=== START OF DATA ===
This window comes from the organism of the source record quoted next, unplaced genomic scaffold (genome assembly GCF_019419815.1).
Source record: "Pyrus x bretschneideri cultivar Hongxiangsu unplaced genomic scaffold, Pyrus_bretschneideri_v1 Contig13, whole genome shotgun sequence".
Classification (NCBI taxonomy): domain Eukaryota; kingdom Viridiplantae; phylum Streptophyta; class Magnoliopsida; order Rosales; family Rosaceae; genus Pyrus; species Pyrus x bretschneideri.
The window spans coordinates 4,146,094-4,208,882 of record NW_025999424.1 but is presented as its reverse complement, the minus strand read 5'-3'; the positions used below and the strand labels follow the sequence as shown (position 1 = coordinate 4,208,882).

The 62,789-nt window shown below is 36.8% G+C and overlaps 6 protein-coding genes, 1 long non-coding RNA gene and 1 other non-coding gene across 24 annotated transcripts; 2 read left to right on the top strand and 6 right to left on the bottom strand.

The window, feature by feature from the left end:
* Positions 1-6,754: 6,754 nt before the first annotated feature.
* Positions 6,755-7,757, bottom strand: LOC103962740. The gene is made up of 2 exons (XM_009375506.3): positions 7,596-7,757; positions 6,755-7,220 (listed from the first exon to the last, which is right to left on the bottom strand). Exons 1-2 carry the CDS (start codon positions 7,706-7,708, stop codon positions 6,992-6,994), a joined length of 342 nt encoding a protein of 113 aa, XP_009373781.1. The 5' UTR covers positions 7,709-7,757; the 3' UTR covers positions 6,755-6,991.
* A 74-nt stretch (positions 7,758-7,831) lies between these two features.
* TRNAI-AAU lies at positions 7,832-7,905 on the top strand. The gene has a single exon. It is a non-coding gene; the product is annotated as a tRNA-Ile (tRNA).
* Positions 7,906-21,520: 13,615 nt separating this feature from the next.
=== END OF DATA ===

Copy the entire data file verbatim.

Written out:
This window comes from the organism of the source record quoted next, unplaced genomic scaffold (genome assembly GCF_019419815.1).
Source record: "Pyrus x bretschneideri cultivar Hongxiangsu unplaced genomic scaffold, Pyrus_bretschneideri_v1 Contig13, whole genome shotgun sequence".
Classification (NCBI taxonomy): domain Eukaryota; kingdom Viridiplantae; phylum Streptophyta; class Magnoliopsida; order Rosales; family Rosaceae; genus Pyrus; species Pyrus x bretschneideri.
The window spans coordinates 4,146,094-4,208,882 of record NW_025999424.1 but is presented as its reverse complement, the minus strand read 5'-3'; the positions used below and the strand labels follow the sequence as shown (position 1 = coordinate 4,208,882).

The 62,789-nt window shown below is 36.8% G+C and overlaps 6 protein-coding genes, 1 long non-coding RNA gene and 1 other non-coding gene across 24 annotated transcripts; 2 read left to right on the top strand and 6 right to left on the bottom strand.

The window, feature by feature from the left end:
* Positions 1-6,754: 6,754 nt before the first annotated feature.
* Positions 6,755-7,757, bottom strand: LOC103962740. The gene is made up of 2 exons (XM_009375506.3): positions 7,596-7,757; positions 6,755-7,220 (listed from the first exon to the last, which is right to left on the bottom strand). Exons 1-2 carry the CDS (start codon positions 7,706-7,708, stop codon positions 6,992-6,994), a joined length of 342 nt encoding a protein of 113 aa, XP_009373781.1. The 5' UTR covers positions 7,709-7,757; the 3' UTR covers positions 6,755-6,991.
* A 74-nt stretch (positions 7,758-7,831) lies between these two features.
* TRNAI-AAU lies at positions 7,832-7,905 on the top strand. The gene has a single exon. It is a non-coding gene; the product is annotated as a tRNA-Ile (tRNA).
* Positions 7,906-21,520: 13,615 nt separating this feature from the next.